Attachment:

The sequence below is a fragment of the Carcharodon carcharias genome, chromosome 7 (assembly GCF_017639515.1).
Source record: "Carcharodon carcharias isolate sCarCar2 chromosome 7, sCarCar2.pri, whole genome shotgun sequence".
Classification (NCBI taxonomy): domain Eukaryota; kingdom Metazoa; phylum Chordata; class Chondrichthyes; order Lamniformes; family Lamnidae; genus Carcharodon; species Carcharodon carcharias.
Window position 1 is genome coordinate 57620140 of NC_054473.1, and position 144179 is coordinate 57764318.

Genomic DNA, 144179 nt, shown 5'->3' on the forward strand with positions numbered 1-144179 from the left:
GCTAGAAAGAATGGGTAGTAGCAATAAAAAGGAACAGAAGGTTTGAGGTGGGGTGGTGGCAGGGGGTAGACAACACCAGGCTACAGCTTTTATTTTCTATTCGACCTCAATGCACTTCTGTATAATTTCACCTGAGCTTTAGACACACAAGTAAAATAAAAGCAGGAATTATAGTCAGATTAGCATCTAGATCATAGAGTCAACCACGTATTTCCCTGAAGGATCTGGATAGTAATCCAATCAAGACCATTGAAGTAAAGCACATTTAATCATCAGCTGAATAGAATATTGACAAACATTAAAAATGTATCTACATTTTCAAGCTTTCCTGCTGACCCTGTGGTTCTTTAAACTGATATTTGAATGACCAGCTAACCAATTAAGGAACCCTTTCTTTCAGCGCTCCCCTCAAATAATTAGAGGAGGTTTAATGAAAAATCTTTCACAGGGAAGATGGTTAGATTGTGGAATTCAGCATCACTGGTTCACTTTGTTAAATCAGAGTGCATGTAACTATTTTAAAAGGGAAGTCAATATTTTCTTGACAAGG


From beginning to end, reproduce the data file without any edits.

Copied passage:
The sequence below is a fragment of the Carcharodon carcharias genome, chromosome 7 (assembly GCF_017639515.1).
Source record: "Carcharodon carcharias isolate sCarCar2 chromosome 7, sCarCar2.pri, whole genome shotgun sequence".
Classification (NCBI taxonomy): domain Eukaryota; kingdom Metazoa; phylum Chordata; class Chondrichthyes; order Lamniformes; family Lamnidae; genus Carcharodon; species Carcharodon carcharias.
Window position 1 is genome coordinate 57620140 of NC_054473.1, and position 144179 is coordinate 57764318.

Genomic DNA, 144179 nt, shown 5'->3' on the forward strand with positions numbered 1-144179 from the left:
GCTAGAAAGAATGGGTAGTAGCAATAAAAAGGAACAGAAGGTTTGAGGTGGGGTGGTGGCAGGGGGTAGACAACACCAGGCTACAGCTTTTATTTTCTATTCGACCTCAATGCACTTCTGTATAATTTCACCTGAGCTTTAGACACACAAGTAAAATAAAAGCAGGAATTATAGTCAGATTAGCATCTAGATCATAGAGTCAACCACGTATTTCCCTGAAGGATCTGGATAGTAATCCAATCAAGACCATTGAAGTAAAGCACATTTAATCATCAGCTGAATAGAATATTGACAAACATTAAAAATGTATCTACATTTTCAAGCTTTCCTGCTGACCCTGTGGTTCTTTAAACTGATATTTGAATGACCAGCTAACCAATTAAGGAACCCTTTCTTTCAGCGCTCCCCTCAAATAATTAGAGGAGGTTTAATGAAAAATCTTTCACAGGGAAGATGGTTAGATTGTGGAATTCAGCATCACTGGTTCACTTTGTTAAATCAGAGTGCATGTAACTATTTTAAAAGGGAAGTCAATATTTTCTTGACAAGG